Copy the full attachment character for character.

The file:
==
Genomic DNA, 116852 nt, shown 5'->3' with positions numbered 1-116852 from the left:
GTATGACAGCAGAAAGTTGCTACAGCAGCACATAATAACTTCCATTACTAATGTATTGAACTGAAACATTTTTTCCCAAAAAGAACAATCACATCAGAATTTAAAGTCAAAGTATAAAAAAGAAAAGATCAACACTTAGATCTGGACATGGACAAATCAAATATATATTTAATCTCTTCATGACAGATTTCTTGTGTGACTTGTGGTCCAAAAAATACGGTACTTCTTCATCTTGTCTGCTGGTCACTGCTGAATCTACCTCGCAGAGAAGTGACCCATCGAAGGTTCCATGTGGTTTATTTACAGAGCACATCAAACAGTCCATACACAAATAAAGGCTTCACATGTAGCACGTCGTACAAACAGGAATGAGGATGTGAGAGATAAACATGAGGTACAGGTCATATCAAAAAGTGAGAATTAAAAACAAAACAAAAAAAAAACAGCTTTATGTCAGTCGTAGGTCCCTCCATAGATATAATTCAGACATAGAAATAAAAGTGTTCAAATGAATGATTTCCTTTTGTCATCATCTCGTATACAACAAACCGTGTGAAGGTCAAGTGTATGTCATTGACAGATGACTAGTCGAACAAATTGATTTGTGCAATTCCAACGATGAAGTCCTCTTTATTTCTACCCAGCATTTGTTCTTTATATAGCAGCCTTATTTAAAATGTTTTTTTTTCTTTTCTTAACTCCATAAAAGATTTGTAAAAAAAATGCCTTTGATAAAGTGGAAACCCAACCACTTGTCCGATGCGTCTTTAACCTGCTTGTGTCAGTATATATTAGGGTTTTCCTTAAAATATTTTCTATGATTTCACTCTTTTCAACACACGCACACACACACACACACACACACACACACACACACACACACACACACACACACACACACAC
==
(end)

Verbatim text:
Genomic DNA, 116852 nt, shown 5'->3' with positions numbered 1-116852 from the left:
GTATGACAGCAGAAAGTTGCTACAGCAGCACATAATAACTTCCATTACTAATGTATTGAACTGAAACATTTTTTCCCAAAAAGAACAATCACATCAGAATTTAAAGTCAAAGTATAAAAAAGAAAAGATCAACACTTAGATCTGGACATGGACAAATCAAATATATATTTAATCTCTTCATGACAGATTTCTTGTGTGACTTGTGGTCCAAAAAATACGGTACTTCTTCATCTTGTCTGCTGGTCACTGCTGAATCTACCTCGCAGAGAAGTGACCCATCGAAGGTTCCATGTGGTTTATTTACAGAGCACATCAAACAGTCCATACACAAATAAAGGCTTCACATGTAGCACGTCGTACAAACAGGAATGAGGATGTGAGAGATAAACATGAGGTACAGGTCATATCAAAAAGTGAGAATTAAAAACAAAACAAAAAAAAAACAGCTTTATGTCAGTCGTAGGTCCCTCCATAGATATAATTCAGACATAGAAATAAAAGTGTTCAAATGAATGATTTCCTTTTGTCATCATCTCGTATACAACAAACCGTGTGAAGGTCAAGTGTATGTCATTGACAGATGACTAGTCGAACAAATTGATTTGTGCAATTCCAACGATGAAGTCCTCTTTATTTCTACCCAGCATTTGTTCTTTATATAGCAGCCTTATTTAAAATGTTTTTTTTTCTTTTCTTAACTCCATAAAAGATTTGTAAAAAAAATGCCTTTGATAAAGTGGAAACCCAACCACTTGTCCGATGCGTCTTTAACCTGCTTGTGTCAGTATATATTAGGGTTTTCCTTAAAATATTTTCTATGATTTCACTCTTTTCAACACACGCACACACACACACACACACACACACACACACACACACACACACACACACACACACACACAC